The American Dream
A middle aged woman in a purple blouse, long black curly hair tied into a low ponytail on the back of her head stands in front of a sink filled with soapy water and several blue, plastic bowls. Sunlight filters in through lace curtains in front of her, casting bright shadows along the side of her face. This is Senior Photography major Yoana Medrano’s mother, washing dishes in her kitchen.
Medrano has been photographing her family since the 2016 spring semester for an assignment she received in her thesis class. The class was instructed to pick a project they felt passionate about or that inspired and drove them.
Medrano was moved and angered that someone in a political position had accused her of being something she wasn’t.
“I thought about my mother and how she raised us, how much she sacrificed,” she says. “And, I thought about my father who’s worked six days a week his entire life since was 13. That’s what drove me to start photographing my family.”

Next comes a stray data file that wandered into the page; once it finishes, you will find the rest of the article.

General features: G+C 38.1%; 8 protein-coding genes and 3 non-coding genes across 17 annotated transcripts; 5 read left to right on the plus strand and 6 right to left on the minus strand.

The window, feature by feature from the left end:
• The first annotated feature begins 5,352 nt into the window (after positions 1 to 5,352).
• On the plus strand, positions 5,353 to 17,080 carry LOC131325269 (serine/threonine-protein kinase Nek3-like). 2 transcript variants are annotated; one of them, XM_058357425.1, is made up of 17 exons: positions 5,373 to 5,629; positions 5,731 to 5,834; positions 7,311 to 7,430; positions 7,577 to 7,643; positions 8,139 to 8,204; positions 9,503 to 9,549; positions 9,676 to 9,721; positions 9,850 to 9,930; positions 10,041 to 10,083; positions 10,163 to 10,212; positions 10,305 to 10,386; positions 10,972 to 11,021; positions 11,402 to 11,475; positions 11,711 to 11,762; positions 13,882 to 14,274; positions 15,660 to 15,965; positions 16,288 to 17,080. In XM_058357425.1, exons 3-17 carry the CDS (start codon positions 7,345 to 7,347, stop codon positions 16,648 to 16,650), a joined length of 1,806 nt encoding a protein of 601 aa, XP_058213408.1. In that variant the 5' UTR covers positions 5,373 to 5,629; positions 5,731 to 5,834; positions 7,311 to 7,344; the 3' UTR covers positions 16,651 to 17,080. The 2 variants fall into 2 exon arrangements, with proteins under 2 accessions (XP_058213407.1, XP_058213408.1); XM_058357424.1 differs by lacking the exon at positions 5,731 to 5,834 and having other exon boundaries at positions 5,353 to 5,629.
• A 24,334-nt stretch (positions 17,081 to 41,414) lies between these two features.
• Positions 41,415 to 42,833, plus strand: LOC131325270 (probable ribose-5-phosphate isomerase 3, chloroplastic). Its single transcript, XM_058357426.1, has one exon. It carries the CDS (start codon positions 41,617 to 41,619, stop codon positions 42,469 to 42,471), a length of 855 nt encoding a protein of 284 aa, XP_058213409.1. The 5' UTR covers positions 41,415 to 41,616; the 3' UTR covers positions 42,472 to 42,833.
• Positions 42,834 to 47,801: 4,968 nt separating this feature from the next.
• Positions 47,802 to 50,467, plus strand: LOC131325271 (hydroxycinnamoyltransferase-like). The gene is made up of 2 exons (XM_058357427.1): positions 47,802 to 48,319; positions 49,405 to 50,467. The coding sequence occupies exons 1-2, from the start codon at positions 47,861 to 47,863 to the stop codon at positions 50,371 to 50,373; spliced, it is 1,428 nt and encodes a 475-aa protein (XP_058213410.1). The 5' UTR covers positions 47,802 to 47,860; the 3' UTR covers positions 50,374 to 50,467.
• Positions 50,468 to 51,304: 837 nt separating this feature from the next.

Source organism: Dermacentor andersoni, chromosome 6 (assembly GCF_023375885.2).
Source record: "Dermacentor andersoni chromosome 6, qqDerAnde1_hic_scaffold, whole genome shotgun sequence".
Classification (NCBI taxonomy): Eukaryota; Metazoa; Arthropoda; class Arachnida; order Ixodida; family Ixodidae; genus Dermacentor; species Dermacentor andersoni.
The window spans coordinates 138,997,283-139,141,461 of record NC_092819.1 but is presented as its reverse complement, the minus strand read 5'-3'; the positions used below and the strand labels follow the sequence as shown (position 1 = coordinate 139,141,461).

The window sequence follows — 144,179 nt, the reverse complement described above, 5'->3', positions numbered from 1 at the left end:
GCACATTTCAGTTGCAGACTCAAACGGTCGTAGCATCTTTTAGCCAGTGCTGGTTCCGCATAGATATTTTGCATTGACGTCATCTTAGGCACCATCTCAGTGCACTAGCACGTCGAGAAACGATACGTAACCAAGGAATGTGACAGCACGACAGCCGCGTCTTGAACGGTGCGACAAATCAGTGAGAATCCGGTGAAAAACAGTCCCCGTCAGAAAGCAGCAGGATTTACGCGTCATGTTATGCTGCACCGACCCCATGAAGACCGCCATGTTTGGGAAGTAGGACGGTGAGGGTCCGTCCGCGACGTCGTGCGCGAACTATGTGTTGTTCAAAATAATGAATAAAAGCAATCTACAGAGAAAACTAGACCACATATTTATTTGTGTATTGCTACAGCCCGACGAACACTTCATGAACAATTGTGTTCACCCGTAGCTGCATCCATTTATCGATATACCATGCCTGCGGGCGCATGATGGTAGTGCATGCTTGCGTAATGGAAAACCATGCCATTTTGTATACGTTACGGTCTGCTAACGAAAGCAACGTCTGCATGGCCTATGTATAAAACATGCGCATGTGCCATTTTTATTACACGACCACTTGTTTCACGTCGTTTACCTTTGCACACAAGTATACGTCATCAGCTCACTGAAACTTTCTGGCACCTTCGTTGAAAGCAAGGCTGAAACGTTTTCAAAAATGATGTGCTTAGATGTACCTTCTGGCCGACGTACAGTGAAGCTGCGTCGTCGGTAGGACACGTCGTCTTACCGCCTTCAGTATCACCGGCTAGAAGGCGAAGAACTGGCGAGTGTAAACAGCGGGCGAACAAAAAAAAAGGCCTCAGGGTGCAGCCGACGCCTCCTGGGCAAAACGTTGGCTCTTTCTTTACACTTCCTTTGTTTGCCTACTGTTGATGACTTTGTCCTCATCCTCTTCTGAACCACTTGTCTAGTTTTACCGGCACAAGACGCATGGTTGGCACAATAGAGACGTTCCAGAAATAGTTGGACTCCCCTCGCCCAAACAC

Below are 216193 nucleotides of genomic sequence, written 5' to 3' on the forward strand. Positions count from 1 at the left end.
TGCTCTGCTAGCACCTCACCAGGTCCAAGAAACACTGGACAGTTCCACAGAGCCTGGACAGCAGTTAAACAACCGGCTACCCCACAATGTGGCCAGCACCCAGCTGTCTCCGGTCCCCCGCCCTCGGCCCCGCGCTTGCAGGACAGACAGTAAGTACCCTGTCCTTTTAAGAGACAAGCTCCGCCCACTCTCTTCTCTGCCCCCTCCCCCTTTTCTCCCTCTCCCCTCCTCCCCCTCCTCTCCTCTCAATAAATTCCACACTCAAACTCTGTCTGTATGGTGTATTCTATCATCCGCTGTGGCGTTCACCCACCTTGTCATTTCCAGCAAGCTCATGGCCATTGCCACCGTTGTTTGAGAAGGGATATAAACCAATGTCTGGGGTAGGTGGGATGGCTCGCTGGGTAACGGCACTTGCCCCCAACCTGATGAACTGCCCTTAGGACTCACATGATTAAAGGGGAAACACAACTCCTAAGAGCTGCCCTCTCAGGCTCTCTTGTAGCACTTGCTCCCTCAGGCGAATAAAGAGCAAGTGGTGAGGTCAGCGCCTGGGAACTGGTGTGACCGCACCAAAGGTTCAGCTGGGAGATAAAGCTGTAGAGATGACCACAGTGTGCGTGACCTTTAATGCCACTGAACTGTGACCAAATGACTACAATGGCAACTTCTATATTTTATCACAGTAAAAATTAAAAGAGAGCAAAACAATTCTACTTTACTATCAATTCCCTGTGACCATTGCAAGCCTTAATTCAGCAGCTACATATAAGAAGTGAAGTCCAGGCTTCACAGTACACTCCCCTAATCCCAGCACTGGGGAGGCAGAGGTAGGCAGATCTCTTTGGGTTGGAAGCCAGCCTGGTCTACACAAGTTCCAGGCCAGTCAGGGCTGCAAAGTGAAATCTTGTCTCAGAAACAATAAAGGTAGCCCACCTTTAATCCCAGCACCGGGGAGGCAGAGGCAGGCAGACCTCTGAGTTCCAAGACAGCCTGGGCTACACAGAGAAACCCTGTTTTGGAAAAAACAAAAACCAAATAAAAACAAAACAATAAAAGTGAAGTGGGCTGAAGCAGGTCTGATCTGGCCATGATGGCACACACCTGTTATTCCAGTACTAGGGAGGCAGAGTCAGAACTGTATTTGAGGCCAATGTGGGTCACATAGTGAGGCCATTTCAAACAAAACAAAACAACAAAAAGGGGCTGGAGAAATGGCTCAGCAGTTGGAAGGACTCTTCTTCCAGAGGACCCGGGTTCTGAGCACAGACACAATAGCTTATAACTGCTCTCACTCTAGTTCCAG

The series of photographs feature Medrano’s family members living their daily lives. The photos come across as familiar and homey. In one, two men stand with their backs to the camera. They are standing outside, looking out into a vast, blue sky stretching above them. A little boy in an red shirt sits on one of the men’s shoulders. His head turns to the side, his eyes squint in the sunlight.
“It could be anyone’s mother, it could be anyone’s uncle. It could be you in those images,” Medrano says. “We’re just like everyone else.”
Medrano hopes her project helps her audience understand that Mexican Americans are still Americans despite having more than one cultural identity. Much like the world advertises, she believes America is a melting pot where anyone can go to work hard and get everything they want.
“My family has taken that literally,” Medrano says. “I am the product of the American dream.”